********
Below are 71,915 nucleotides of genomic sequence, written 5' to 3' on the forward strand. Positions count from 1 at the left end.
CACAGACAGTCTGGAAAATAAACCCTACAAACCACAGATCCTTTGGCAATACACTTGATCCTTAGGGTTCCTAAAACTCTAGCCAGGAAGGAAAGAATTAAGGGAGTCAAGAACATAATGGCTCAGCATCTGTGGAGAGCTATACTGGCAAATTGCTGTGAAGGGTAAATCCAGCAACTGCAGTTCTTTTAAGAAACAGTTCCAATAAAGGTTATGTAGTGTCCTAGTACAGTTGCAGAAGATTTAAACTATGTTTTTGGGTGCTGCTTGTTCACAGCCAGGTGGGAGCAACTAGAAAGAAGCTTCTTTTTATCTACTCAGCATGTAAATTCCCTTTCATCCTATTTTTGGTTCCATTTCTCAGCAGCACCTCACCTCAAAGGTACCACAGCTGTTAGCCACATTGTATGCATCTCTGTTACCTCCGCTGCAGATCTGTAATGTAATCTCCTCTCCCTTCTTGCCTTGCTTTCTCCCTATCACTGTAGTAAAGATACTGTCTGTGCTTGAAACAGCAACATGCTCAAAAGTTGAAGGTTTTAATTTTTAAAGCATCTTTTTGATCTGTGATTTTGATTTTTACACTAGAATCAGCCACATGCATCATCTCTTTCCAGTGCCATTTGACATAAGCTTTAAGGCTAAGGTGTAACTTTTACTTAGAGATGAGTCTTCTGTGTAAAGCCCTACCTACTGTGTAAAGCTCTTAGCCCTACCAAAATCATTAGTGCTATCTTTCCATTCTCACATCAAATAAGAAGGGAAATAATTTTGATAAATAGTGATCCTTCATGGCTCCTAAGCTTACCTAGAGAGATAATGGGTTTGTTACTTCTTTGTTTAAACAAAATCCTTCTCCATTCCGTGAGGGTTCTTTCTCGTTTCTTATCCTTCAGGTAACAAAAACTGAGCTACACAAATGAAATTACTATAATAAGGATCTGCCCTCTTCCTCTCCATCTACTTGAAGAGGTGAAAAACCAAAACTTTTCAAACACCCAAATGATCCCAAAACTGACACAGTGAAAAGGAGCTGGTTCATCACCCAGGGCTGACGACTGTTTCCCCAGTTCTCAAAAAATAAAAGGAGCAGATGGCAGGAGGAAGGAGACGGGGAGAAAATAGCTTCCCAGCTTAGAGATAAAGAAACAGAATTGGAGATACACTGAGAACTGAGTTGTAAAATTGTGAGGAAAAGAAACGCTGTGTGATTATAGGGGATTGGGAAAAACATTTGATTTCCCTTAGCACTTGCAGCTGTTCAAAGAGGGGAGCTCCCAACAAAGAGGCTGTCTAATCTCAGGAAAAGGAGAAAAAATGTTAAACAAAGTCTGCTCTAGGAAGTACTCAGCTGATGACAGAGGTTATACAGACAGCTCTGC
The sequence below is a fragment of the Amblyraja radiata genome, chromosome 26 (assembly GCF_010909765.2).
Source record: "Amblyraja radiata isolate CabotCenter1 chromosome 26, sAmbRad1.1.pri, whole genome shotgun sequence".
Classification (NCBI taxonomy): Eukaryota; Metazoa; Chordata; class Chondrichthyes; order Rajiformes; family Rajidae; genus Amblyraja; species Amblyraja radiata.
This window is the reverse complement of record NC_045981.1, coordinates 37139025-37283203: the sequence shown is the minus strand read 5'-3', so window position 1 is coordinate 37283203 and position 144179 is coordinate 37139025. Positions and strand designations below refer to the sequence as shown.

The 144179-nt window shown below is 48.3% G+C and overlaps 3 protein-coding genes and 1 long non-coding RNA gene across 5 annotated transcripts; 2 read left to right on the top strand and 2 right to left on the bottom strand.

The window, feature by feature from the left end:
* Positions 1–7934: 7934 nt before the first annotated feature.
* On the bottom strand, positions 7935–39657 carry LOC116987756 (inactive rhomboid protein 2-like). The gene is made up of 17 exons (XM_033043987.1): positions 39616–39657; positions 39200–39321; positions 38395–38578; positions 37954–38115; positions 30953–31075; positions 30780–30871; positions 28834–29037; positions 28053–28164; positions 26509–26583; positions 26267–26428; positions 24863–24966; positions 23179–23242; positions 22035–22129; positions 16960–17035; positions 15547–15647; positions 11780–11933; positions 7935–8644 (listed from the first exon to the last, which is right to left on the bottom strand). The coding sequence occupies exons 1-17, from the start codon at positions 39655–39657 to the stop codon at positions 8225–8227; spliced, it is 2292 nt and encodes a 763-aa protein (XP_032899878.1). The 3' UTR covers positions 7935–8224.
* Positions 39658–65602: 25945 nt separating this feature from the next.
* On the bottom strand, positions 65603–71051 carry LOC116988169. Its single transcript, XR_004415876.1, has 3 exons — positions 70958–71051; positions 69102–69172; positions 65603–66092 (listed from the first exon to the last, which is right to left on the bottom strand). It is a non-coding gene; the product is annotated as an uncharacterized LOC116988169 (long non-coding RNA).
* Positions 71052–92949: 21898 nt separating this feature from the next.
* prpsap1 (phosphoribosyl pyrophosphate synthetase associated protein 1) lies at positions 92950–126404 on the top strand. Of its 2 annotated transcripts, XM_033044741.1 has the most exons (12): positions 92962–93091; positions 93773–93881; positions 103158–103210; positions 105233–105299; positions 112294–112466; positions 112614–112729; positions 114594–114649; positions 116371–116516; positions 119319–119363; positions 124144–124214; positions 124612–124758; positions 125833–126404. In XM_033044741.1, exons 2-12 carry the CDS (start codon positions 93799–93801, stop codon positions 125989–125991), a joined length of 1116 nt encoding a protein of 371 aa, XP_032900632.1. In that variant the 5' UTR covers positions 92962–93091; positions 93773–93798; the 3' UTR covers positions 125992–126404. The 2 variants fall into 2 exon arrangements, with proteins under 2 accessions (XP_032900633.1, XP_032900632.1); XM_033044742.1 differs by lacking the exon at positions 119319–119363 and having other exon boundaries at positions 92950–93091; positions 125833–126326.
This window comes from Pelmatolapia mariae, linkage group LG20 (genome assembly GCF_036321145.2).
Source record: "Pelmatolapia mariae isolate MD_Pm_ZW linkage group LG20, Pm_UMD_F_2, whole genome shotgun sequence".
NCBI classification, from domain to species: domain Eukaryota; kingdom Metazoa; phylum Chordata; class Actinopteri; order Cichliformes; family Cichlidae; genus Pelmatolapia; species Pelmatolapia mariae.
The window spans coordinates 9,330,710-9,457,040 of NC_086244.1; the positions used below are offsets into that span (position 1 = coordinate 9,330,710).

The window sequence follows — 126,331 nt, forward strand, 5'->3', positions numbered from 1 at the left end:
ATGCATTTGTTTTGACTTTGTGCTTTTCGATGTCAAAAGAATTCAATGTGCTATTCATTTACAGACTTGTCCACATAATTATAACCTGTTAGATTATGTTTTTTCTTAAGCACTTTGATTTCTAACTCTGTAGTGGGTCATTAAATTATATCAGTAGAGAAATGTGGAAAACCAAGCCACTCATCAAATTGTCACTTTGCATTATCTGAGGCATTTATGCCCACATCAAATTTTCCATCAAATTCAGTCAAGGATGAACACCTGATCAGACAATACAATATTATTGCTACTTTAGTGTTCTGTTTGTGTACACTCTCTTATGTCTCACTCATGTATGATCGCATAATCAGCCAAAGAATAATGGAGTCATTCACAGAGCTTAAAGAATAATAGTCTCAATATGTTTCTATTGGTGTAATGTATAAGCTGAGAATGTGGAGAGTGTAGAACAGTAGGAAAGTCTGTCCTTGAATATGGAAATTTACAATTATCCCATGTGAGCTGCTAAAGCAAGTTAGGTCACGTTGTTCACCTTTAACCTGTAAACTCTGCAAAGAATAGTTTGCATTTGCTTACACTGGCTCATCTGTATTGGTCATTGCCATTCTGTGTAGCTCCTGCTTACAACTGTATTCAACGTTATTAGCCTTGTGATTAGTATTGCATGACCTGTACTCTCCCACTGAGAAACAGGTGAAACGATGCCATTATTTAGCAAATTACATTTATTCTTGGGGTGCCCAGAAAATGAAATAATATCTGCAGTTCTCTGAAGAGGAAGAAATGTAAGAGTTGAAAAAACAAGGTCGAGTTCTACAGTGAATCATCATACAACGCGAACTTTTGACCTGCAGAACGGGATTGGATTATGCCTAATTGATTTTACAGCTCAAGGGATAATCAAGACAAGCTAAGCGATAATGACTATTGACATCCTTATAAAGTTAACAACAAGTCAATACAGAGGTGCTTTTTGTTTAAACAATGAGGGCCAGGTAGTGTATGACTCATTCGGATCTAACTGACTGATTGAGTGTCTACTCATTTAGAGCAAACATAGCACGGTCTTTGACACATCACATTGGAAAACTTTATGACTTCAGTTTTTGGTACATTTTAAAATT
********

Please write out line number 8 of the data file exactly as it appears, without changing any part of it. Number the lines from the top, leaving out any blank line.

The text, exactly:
The window, feature by feature from the left end: